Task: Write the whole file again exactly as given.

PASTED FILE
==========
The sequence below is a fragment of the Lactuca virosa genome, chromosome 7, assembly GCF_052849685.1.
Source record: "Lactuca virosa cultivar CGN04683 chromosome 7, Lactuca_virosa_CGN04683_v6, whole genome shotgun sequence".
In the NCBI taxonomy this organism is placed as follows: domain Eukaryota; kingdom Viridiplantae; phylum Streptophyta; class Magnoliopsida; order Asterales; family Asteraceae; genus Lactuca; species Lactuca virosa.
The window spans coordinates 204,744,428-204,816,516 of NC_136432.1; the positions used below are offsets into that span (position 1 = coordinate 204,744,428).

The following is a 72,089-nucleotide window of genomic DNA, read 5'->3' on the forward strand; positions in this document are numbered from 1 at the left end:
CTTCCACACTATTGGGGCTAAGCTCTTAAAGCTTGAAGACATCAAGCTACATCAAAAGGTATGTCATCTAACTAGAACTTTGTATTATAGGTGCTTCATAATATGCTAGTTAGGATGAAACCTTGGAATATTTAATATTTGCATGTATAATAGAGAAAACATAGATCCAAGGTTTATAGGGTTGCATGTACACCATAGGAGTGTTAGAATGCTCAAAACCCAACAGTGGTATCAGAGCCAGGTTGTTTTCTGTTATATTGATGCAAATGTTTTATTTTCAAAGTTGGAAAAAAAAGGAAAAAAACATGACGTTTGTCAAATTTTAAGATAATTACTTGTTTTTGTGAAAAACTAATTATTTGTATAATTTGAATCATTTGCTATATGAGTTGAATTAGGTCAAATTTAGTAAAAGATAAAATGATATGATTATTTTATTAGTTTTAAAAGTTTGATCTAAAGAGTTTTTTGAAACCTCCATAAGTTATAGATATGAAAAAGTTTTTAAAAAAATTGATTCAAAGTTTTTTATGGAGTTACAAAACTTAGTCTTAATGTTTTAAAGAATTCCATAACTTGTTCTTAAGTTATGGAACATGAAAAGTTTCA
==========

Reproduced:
The sequence below is a fragment of the Lactuca virosa genome, chromosome 7, assembly GCF_052849685.1.
Source record: "Lactuca virosa cultivar CGN04683 chromosome 7, Lactuca_virosa_CGN04683_v6, whole genome shotgun sequence".
In the NCBI taxonomy this organism is placed as follows: domain Eukaryota; kingdom Viridiplantae; phylum Streptophyta; class Magnoliopsida; order Asterales; family Asteraceae; genus Lactuca; species Lactuca virosa.
The window spans coordinates 204,744,428-204,816,516 of NC_136432.1; the positions used below are offsets into that span (position 1 = coordinate 204,744,428).

The following is a 72,089-nucleotide window of genomic DNA, read 5'->3' on the forward strand; positions in this document are numbered from 1 at the left end:
CTTCCACACTATTGGGGCTAAGCTCTTAAAGCTTGAAGACATCAAGCTACATCAAAAGGTATGTCATCTAACTAGAACTTTGTATTATAGGTGCTTCATAATATGCTAGTTAGGATGAAACCTTGGAATATTTAATATTTGCATGTATAATAGAGAAAACATAGATCCAAGGTTTATAGGGTTGCATGTACACCATAGGAGTGTTAGAATGCTCAAAACCCAACAGTGGTATCAGAGCCAGGTTGTTTTCTGTTATATTGATGCAAATGTTTTATTTTCAAAGTTGGAAAAAAAAGGAAAAAAACATGACGTTTGTCAAATTTTAAGATAATTACTTGTTTTTGTGAAAAACTAATTATTTGTATAATTTGAATCATTTGCTATATGAGTTGAATTAGGTCAAATTTAGTAAAAGATAAAATGATATGATTATTTTATTAGTTTTAAAAGTTTGATCTAAAGAGTTTTTTGAAACCTCCATAAGTTATAGATATGAAAAAGTTTTTAAAAAAATTGATTCAAAGTTTTTTATGGAGTTACAAAACTTAGTCTTAATGTTTTAAAGAATTCCATAACTTGTTCTTAAGTTATGGAACATGAAAAGTTTCA